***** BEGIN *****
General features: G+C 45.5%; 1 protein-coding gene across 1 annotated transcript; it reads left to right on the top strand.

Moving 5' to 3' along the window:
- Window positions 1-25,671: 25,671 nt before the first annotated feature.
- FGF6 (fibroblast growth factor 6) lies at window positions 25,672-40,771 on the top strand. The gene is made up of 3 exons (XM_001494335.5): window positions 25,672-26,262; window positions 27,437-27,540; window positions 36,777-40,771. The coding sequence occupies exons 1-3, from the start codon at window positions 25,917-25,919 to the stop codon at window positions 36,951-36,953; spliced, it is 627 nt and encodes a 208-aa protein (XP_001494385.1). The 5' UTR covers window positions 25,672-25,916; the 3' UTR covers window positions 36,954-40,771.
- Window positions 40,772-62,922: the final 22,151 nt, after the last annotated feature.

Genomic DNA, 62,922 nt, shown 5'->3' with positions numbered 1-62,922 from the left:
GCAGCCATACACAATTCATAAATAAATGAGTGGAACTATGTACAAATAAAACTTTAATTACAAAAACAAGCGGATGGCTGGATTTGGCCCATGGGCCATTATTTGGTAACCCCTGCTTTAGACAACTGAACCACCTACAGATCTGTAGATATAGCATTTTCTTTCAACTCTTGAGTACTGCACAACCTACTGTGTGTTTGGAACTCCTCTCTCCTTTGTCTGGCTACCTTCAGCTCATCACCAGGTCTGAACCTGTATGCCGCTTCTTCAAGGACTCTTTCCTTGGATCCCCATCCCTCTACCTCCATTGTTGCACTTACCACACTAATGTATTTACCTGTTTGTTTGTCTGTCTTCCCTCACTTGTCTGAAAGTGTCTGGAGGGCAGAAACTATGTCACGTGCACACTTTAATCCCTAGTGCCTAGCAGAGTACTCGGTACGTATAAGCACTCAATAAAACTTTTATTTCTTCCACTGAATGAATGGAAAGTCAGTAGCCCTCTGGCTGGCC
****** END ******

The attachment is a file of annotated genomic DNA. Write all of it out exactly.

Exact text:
General features: G+C 45.5%; 1 protein-coding gene across 1 annotated transcript; it reads left to right on the top strand.

Moving 5' to 3' along the window:
- Window positions 1-25,671: 25,671 nt before the first annotated feature.
- FGF6 (fibroblast growth factor 6) lies at window positions 25,672-40,771 on the top strand. The gene is made up of 3 exons (XM_001494335.5): window positions 25,672-26,262; window positions 27,437-27,540; window positions 36,777-40,771. The coding sequence occupies exons 1-3, from the start codon at window positions 25,917-25,919 to the stop codon at window positions 36,951-36,953; spliced, it is 627 nt and encodes a 208-aa protein (XP_001494385.1). The 5' UTR covers window positions 25,672-25,916; the 3' UTR covers window positions 36,954-40,771.
- Window positions 40,772-62,922: the final 22,151 nt, after the last annotated feature.

Genomic DNA, 62,922 nt, shown 5'->3' with positions numbered 1-62,922 from the left:
GCAGCCATACACAATTCATAAATAAATGAGTGGAACTATGTACAAATAAAACTTTAATTACAAAAACAAGCGGATGGCTGGATTTGGCCCATGGGCCATTATTTGGTAACCCCTGCTTTAGACAACTGAACCACCTACAGATCTGTAGATATAGCATTTTCTTTCAACTCTTGAGTACTGCACAACCTACTGTGTGTTTGGAACTCCTCTCTCCTTTGTCTGGCTACCTTCAGCTCATCACCAGGTCTGAACCTGTATGCCGCTTCTTCAAGGACTCTTTCCTTGGATCCCCATCCCTCTACCTCCATTGTTGCACTTACCACACTAATGTATTTACCTGTTTGTTTGTCTGTCTTCCCTCACTTGTCTGAAAGTGTCTGGAGGGCAGAAACTATGTCACGTGCACACTTTAATCCCTAGTGCCTAGCAGAGTACTCGGTACGTATAAGCACTCAATAAAACTTTTATTTCTTCCACTGAATGAATGGAAAGTCAGTAGCCCTCTGGCTGGCC